The sun was a long time in rising from behind the bluff but its presence had been known for hours. The sky lightened and the traffic on the road below picked up as the commuters made their way into work. For now it was going to be a clear and warm but clouds were on the western horizon.
A blanket of warmth replaced morning chills, the sun shining on Jack’s back as he sat looking over the river valley to the west and contemplating what he wanted to do now that he was free. He figured he would be in Harrison, Arkansas a little after noon to buy enough supplies to last him for three or four weeks and another hour to the trailhead where he planned to shuttle his supplies into Buffalo River National Park and lose him self for a while. He figured it would be well into the wee hours of tomorrow morning before he got everything down but he had as long as he wanted to sleep in so it really didn’t matter.
Jack had been coming to the park for as long as he could remember and it was a perfect place to get lost. The park itself was 100,000+ acres that encompassed 130 miles of the Buffalo River but with surrounding land also owned by the government, that figure probably doubles or triples. The river etches its way through the Boston Mountains made of limestone and created numerous overhanging bluffs and caves used by the Indians and early settlers. Jack figured that one of these bluffs would serve his purposes too.
Although, he kept seeing more people every time he went there on a vacation, most of the people stayed on the trails and the river. Off the beaten path, he never had seen anyone but if he did, most likely they would be from out of town and not likely to report him. Even if they did, the worst case was some park ranger coming by to tell him to pack up and leave. There were hundreds if not thousands of other shelters scattered around the park, so moving to a new location wouldn’t be much of a problem.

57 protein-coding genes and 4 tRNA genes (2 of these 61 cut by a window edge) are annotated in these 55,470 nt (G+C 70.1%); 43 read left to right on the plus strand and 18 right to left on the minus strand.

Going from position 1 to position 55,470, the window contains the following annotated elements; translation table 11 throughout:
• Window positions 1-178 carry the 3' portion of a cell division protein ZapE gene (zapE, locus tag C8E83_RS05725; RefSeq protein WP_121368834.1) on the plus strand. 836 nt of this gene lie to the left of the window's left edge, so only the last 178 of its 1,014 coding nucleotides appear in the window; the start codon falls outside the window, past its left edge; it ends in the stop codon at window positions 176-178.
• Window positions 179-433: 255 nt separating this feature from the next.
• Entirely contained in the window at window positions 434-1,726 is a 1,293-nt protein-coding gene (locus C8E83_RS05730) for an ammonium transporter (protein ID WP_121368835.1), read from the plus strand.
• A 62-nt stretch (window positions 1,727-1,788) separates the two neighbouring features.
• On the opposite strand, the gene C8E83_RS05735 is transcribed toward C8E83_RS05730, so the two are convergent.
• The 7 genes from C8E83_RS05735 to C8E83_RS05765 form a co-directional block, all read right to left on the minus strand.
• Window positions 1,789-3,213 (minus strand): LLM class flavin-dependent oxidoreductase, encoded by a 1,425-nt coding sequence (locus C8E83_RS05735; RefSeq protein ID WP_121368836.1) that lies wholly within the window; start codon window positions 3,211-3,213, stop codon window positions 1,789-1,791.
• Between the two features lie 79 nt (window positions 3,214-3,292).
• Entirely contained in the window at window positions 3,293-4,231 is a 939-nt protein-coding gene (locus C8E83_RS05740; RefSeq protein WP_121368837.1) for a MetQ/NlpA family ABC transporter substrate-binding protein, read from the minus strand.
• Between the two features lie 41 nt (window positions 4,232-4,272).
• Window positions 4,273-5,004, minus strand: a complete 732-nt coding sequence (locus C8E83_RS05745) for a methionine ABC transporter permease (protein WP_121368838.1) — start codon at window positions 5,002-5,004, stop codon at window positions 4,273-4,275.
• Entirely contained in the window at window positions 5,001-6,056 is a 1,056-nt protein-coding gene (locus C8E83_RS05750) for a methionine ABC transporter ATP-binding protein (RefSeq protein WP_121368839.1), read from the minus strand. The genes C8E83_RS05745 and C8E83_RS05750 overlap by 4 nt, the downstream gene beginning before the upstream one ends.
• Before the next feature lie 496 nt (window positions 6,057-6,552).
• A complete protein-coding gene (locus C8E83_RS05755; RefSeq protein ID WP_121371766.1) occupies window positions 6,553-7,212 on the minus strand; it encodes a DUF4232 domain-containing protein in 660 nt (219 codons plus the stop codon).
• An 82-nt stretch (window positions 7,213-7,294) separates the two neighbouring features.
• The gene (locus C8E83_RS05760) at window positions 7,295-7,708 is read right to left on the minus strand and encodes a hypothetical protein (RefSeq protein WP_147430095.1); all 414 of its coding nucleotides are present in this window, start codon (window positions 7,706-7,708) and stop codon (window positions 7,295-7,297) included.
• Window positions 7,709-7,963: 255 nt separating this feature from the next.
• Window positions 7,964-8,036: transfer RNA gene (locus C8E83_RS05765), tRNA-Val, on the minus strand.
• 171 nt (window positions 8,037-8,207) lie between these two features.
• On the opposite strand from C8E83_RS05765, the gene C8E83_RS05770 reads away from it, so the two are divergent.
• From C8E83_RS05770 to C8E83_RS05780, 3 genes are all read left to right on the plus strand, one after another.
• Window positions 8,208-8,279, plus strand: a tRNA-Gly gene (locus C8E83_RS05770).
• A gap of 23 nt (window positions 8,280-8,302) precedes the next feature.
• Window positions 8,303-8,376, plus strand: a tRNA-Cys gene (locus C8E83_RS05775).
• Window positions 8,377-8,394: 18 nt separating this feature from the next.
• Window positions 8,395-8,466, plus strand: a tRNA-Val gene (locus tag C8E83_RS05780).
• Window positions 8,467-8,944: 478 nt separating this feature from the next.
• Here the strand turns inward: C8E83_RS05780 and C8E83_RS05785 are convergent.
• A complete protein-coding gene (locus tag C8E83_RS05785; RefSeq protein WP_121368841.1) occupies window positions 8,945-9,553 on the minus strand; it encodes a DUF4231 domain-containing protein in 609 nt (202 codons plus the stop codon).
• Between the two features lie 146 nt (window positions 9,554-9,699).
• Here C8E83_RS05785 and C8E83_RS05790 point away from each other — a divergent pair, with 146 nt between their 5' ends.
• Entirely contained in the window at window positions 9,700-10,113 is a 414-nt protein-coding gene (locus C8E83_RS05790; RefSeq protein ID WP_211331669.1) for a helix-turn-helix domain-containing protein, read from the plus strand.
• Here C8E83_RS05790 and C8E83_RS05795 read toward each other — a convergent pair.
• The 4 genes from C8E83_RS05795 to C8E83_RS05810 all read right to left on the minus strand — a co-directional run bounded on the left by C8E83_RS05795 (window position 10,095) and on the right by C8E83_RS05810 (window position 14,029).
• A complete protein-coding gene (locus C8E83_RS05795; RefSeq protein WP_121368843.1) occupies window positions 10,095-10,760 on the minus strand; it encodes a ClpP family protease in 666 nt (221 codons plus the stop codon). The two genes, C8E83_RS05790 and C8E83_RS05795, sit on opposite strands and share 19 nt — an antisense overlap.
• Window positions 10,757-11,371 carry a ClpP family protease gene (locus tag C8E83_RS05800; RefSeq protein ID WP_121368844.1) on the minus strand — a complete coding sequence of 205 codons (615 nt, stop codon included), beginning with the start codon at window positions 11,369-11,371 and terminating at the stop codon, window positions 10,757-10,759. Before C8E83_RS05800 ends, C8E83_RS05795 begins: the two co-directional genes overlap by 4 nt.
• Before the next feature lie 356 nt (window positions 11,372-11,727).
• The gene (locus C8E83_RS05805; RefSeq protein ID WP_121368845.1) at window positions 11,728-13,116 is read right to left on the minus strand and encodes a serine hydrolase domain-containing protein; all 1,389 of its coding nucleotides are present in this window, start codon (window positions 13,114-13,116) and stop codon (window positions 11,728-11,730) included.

A car door slammed in the distance up the hill in the vicinity of his car and after a couple minutes, footsteps approached through the brush. A police officer emerged from behind some scrubby red cedar trees and said howdy to Jack who politely shook his hand. The officer wasn’t one for words and merely told Jack to pack up and go. The irony of the whole thing was not lost on Jack as he packed up his gear and walked back to his car now flanked by a squad car. He put his gear in the trunk, started up the car and drove away as the officer leaned against his own car and watched.
A vehicle was always a calling card of someone’s presence nearby and thankfully Jack had a solution for it once he had reached his destination. His parents owned a small cabin and land just an eighth mile up the road from the trailhead where he was planning to enter the park. After he had shuttled all his gear to his new ‘home,’ he would just park it front of the cabin where nobody would question its presence. It also left him with a way to go for more supplies when the time came. Jack reached the highway again and turned toward the city. As he merged into the traffic, he was just another commuter heading towards work to the casual observer driving by. But if they looked close, they would have seen the gleam in the eye of someone who was truly free.